Johannesburg: South Africa cricket was hit by yet another controversy relating to racial prejudice charges against some of its legends ahead of the first Test against India, but skipper Dean Elgar says his team remains focussed on putting up a professional effort against the "best team" in the world.
South African cricket has been going through administrative crisis over the last 24 months, so much so that Elgar can't remember who is running the show at the moment. To add to that, the sport has also been rocked by racism allegations.
Last week, the Social Justice and Nation Building Commission (SJN), in its report, accused former South Africa captain and current CSA director Graeme Smith, current head coach Mark Boucher and former batter AB de Villiers of engaging in racially prejudicial conduct against players.
The SJN also accused CSA of discriminating against players on basis of their race.
In a virtual media interaction arranged by CSA ahead of the Boxing Day Test against India, Elgar was expectedly asked about the latest controversy involving South African cricket but he said the team is not greatly affected by it.
"No, it hasn't really been too tough for us. As players, we've kind of gotten used to some bad news around us the last year and a half. We try to adapt to it accordingly. It's not ideal, obviously, to have these headlines coming up though," he said.
"We just want to focus on our cricket. We want to focus on playing a really tough series against India. It's great to have them in South Africa again.
"So yeah, for us, it's all about focusing on cricket, focusing on our next few days of preparation, kind of nail down our cricketing skills," said the southpaw.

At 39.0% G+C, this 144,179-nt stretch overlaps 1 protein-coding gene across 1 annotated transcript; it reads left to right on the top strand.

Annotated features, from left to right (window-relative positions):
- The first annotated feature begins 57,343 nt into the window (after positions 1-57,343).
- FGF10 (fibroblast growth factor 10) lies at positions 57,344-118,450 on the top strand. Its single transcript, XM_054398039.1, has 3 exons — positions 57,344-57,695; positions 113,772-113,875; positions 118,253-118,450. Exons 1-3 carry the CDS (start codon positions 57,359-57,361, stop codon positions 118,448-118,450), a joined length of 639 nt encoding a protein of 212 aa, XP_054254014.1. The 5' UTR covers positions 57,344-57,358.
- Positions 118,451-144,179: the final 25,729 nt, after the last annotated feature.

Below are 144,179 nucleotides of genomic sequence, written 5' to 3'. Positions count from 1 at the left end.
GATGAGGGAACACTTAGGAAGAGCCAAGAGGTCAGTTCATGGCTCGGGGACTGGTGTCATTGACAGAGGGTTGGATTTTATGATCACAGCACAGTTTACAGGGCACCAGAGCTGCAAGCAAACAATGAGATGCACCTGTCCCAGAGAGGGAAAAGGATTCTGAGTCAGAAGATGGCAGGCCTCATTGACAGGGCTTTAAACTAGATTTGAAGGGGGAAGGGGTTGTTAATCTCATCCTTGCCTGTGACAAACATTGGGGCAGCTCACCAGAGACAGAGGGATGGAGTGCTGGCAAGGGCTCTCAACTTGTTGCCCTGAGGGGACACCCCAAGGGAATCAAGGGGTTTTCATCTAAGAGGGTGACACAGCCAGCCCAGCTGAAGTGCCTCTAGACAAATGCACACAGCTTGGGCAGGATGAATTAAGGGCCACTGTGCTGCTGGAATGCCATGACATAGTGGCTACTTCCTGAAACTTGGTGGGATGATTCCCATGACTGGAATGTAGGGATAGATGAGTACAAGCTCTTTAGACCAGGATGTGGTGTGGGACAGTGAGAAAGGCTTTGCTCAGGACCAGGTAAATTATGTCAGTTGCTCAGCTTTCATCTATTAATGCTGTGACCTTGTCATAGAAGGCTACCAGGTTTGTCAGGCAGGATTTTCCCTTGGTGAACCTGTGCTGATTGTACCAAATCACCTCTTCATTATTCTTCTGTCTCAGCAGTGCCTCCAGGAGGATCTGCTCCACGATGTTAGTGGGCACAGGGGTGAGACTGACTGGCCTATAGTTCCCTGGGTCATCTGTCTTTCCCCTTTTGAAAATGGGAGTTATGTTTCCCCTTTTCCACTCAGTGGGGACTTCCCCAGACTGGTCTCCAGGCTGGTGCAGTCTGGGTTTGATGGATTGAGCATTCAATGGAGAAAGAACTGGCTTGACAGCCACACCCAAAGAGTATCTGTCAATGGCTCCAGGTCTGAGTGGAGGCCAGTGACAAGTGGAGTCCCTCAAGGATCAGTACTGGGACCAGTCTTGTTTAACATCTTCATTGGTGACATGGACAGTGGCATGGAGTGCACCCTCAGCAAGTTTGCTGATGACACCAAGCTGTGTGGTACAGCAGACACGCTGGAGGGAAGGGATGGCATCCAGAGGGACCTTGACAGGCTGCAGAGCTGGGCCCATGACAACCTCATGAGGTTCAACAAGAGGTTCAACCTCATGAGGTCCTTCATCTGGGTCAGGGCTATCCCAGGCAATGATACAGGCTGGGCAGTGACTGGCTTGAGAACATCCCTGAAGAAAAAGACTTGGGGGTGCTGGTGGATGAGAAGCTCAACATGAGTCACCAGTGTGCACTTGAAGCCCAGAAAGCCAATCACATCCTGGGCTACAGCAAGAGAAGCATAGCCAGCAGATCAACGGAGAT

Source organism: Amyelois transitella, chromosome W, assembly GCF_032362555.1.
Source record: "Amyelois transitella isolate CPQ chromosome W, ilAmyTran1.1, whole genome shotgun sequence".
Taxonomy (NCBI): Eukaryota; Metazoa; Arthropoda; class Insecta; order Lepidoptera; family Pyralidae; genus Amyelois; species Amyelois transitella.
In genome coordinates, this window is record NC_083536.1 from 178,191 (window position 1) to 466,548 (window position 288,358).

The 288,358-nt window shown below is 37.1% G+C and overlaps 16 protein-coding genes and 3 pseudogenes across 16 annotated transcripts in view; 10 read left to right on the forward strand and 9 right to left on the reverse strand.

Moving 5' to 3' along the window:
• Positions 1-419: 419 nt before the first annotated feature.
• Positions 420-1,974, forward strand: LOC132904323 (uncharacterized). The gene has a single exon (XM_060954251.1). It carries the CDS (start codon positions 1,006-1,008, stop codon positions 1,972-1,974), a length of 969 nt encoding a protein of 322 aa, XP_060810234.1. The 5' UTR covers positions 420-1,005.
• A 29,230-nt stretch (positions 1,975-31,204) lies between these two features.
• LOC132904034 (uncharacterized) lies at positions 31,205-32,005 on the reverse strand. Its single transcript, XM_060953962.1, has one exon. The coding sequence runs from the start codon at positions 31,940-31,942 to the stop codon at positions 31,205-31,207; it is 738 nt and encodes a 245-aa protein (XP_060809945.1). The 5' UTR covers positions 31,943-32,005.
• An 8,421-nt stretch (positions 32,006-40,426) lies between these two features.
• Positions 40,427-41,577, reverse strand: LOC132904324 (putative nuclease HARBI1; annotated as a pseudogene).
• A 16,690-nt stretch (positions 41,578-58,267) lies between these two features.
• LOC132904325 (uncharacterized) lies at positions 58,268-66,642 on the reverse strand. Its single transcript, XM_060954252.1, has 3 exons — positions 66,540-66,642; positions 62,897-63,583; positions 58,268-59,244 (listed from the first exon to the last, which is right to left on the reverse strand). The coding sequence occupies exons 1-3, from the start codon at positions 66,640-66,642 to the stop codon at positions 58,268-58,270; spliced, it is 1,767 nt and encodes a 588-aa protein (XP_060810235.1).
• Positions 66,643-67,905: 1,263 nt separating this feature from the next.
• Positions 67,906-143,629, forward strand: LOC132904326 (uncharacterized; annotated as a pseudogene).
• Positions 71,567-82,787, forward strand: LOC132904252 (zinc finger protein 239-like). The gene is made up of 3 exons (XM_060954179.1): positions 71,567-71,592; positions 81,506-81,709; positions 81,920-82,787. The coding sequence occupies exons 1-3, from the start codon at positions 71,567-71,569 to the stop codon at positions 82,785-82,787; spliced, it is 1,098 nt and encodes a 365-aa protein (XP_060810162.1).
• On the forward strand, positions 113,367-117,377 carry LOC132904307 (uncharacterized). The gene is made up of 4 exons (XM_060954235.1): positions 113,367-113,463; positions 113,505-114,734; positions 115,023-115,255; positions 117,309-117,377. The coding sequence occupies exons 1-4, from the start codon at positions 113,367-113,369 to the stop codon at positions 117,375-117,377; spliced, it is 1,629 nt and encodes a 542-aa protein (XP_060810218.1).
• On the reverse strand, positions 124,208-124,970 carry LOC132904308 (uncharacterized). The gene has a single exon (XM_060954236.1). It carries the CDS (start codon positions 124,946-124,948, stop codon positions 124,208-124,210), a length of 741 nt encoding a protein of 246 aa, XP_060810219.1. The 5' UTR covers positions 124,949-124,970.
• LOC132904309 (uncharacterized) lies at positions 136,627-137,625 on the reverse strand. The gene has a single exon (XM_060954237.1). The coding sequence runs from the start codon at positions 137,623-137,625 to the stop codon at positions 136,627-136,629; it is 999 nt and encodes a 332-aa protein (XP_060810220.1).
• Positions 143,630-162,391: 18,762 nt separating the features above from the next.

However, Elgar said instability in Cricket South Africa (CSA) administration has been tough to deal with.
"We haven't had a lot of stability from an administrative point of view. We've had so many different administrators that we don't even know who's there now. Hopefully sooner than later there is a lot more stability that comes within CSA."
He rued lack of support (from all quarters) for the coaches and team management.
"I think from a player's point of view, we back our coaches, we need to give them a lot of love. I think sometimes they put in so much work... that's the biggest thing (that goes unnoticed) because I know what they do behind the scenes," he said.
"It's not nice to see our coaches get lambasted for things despite the work they're putting in behind the scenes."
Asked how the constant controversies impacts the team environment, Elgar said that the players have a job to do no matter what happens off the field.
"We've been through such crappy times that we've actually formulated such a good bond within our group and for me, it's not an excuse for us. If it happened in the the first month of these bad kind of scenarios, then maybe it might be that but we've been there.
"We've formulated something that works for us as a close group. We have an extremely strong culture which has been tested and pushed to levels that I don't think it will be pushed through in my short term of being captain. I think we've come out on top of it.
"We are a professional team, we focus on cricket and hopefully cricket can look after us," added Elgar.
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